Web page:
One of the hardest things anyone can ever do is to tell one's friends about the passing of another, but sometimes it has to be done. I found out a couple of days ago from her mother that our good friend Suzi Bell, our beloved "Tinkerbell" or "Tink" was killed in a car crash on her way to show her pride and joy, her black Corvette convertible, in her first-ever show in Conshohocken, PA, on the morning of Saturday, June 5th. She was so excited about showing her car, and she sent me a message the day before about she had taken two days off of work just to detail the car to make sure it was perfect. While exiting a local expressway going to the show, the driver of a tractor-trailer apparently didn't see her car on his right when he realized that he was passing his exit. He veered suddenly to the right, physically pushing Suzi's car onto the shoulder of the highway, where it collided with a disabled car parked there at nearly 60 MPH, according to Police estimates.
Suzi was a fine young lady with a real zest for life. she really enjoyed her cars, and every car she ever owned (after the first one, which was a hand-me-down Toyota Camry her mother gave her) was a 2-seat convertible with a manual transmission. Her love for cars stemmed from her father's 1967 Corvette Roadster, which was integral in many of her fondest childhood memories. Her nickname was given to her by a friend of her father's. He thought "Tinkerbell" would be appropriate for a pixieish little girl with long blonde hair and the last name of Bell who wanted more than anything to "tinker" with her dad's car! Tink graduated from Villanova University three years ago and went to work immediately as a paralegal with a law firm she had interned with while in school. She moonlighted as a model, and had done advertising photo shoots for such high-profile companies as Victoria's Secret and Venus Swimwear (which was how a 25 year old paralegal could afford a condo on the Main Line and a Corvette!). Even with a background like that, Suzi was very much the "girl next door", never seeing herself as being above anyone else, as all her Motortopia friends will attest. I first met Suzi when she walked up to me at a gas station where I was filling my '66 Corvair. She wasn't familiar with Corvairs and she was curious about it. We ended up talking for over half an hour, and I invited her to join Motortopia so she could learn more about cars in general. She joined that evening.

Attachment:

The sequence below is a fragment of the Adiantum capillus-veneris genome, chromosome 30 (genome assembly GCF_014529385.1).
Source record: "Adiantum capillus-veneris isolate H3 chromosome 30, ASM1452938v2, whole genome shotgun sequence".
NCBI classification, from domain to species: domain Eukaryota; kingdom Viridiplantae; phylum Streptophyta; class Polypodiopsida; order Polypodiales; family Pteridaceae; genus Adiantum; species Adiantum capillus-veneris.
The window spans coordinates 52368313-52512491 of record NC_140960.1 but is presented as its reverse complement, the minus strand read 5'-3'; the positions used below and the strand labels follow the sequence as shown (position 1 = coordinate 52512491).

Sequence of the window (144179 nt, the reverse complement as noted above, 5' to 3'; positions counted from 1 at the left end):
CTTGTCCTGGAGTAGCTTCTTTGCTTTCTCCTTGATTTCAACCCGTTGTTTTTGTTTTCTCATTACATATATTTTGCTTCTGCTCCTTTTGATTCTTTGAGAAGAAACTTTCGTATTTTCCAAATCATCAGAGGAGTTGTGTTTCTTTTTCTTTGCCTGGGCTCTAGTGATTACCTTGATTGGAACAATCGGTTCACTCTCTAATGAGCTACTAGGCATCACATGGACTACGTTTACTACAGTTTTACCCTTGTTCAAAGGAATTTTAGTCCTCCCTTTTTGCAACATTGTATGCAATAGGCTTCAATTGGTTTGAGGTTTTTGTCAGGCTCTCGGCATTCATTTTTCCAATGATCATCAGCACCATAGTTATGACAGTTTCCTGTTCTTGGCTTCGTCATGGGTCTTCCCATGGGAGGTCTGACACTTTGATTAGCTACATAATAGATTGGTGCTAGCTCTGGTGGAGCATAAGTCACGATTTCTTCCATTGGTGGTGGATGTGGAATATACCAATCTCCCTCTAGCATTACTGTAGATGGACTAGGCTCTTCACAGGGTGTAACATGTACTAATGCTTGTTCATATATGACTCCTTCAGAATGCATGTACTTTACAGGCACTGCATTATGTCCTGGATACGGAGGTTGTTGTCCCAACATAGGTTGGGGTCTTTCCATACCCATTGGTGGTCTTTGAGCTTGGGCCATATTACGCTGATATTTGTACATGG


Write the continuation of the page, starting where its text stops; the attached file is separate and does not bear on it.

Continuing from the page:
Suzi was a Christian, and dearly loved her Lord. I know that she is up in Heaven with Jesus right now, resting in the palm of His hand. Her mom asked me to inform her friends about her passing, and I'd like to ask you all to share your thoughts and memories of our friend as comments on this blog posting.
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